1353. Timeless thoughts of a winter’s stare; eyes gazing over a landscape bare. ~Michael A. Barron

Gray, endless shades of
Gray, winter’s somber suit of
Gray, the season’s shroud

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Beige, broad blankets of
Beige, chilling frosts turn green to
Beige, on what we trod

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Color, drear shades of
Color, muted, faint hues of
Color, in stark realm

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Winter, the woe of
Winter, shall soon be gone for
Winter, bows to spring

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As the rain and the snow come down from heaven, and do not return to it without watering the earth and making it bud and flourish, so that it yields seed for the sower and bread for the eater, so is my word that goes out from my mouth: It will not return to me empty, but will accomplish what I(God) desire and achieve the purpose for which I sent it. ~Isaiah 55:10-11  ✝

**All 4 haikus written by Natalie; most images from Pinterest; collages by Natalie; a few of the images in the last collage are ones I’ve taken in past winters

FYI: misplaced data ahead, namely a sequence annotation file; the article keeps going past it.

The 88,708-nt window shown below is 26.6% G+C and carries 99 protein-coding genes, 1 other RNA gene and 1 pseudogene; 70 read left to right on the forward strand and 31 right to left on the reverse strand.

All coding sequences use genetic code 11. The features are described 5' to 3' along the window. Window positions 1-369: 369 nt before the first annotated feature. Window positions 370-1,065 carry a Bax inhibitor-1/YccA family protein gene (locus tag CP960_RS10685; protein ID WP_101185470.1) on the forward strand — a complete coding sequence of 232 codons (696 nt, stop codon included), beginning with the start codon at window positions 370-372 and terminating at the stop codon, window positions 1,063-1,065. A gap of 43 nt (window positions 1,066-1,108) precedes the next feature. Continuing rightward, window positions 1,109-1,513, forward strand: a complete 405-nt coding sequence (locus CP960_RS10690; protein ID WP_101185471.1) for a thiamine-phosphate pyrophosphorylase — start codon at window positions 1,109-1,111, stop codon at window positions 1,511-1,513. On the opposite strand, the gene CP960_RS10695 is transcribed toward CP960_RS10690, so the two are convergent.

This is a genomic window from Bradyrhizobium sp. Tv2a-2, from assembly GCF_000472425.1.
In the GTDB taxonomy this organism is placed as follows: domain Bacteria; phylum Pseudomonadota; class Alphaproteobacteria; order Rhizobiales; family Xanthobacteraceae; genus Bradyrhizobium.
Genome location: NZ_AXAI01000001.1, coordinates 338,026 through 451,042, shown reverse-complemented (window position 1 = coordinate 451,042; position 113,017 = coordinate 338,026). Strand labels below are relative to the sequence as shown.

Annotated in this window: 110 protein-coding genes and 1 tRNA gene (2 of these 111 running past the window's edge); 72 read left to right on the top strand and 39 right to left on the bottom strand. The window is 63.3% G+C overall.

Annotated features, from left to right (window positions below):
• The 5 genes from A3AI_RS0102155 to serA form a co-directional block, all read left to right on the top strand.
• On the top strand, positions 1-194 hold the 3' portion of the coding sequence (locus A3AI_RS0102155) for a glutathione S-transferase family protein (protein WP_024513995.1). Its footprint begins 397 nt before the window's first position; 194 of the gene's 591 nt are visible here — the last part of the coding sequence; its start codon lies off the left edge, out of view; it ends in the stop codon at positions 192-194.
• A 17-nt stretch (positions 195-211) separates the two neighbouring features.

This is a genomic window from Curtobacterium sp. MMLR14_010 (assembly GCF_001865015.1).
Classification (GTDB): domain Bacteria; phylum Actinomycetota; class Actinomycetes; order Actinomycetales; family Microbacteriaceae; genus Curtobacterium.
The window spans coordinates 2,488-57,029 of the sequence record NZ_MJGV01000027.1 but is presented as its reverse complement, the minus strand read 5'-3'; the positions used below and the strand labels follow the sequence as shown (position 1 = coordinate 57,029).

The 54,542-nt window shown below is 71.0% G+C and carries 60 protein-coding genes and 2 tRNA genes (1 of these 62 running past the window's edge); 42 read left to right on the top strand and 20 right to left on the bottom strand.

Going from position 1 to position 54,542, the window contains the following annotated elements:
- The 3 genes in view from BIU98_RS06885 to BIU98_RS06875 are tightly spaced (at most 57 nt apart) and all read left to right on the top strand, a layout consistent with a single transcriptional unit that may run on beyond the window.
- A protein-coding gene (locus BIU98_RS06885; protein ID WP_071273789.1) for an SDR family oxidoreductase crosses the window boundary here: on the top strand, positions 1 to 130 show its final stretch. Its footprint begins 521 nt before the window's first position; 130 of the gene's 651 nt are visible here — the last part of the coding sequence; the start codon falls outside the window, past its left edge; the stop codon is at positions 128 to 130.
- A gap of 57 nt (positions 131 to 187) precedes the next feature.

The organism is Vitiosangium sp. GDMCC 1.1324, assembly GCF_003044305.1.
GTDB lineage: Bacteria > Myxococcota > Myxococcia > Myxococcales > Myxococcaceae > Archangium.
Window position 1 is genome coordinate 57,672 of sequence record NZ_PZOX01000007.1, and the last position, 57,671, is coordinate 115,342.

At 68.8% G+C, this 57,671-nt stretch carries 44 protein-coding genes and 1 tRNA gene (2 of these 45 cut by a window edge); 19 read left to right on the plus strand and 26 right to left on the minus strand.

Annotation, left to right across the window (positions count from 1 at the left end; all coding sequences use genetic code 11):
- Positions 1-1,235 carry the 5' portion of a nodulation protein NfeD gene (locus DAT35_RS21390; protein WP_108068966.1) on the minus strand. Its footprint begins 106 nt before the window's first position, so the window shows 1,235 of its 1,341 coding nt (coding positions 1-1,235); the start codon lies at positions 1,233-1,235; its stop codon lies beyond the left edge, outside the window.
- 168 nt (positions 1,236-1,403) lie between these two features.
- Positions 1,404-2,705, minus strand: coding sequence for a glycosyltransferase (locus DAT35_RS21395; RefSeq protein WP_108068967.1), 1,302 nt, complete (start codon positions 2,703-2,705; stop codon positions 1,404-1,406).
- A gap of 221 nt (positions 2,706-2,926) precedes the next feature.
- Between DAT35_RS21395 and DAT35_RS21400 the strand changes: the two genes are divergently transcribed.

1297. There are no sounds that can stir the sublime emotions of men’s souls like the sighs and whispers of nature. ~James Lendall Basford

Magic is really only the utilization
of the entire spectrum of the senses.
Humans have cut themselves off
from their senses. Now they see only
a tiny portion of the visible spectrum,
hear only the loudest of sounds;
their sense of smell is shockingly poor,
and they can only distinguish
the sweetest and sourest of tastes.
~Michael Scott

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I know the thrill of the grasses
when the rain pours over them.
I know the trembling of the leaves
when the winds sweep through them.
I know what the white clover
felt as it held a drop of dew
pressed close in its beauteousness.
I know the quivering of the fragrant petals
at the touch of the pollen-legged bees.
I know what the stream said
to the dipping willows, and what
the moon said to the sweet lavender.
I know what the stars said when
they came stealthily down and crept
fondly into the tops of the trees.
~Muriel Strode

…there will be heard once more the sounds of joy and gladness, the voices of bride and bridegroom, and the voices of those who bring thank offerings to the house of the Lord… ~Excerpt fro Jeremiah 33:10 and 11  ✝

1289. There is a purifying power in laughter. It is truth in palatable form. ~Eugene P. Bertin

At the height of laughter, the universe is flung
into a kaleidoscope of new possibilities.
~Jean Houston

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Heavy
That time
I thought I could not
go any closer to grief
without dying
I went closer,
and I did not die.
Surely God
had his hand in this,
as well as friends.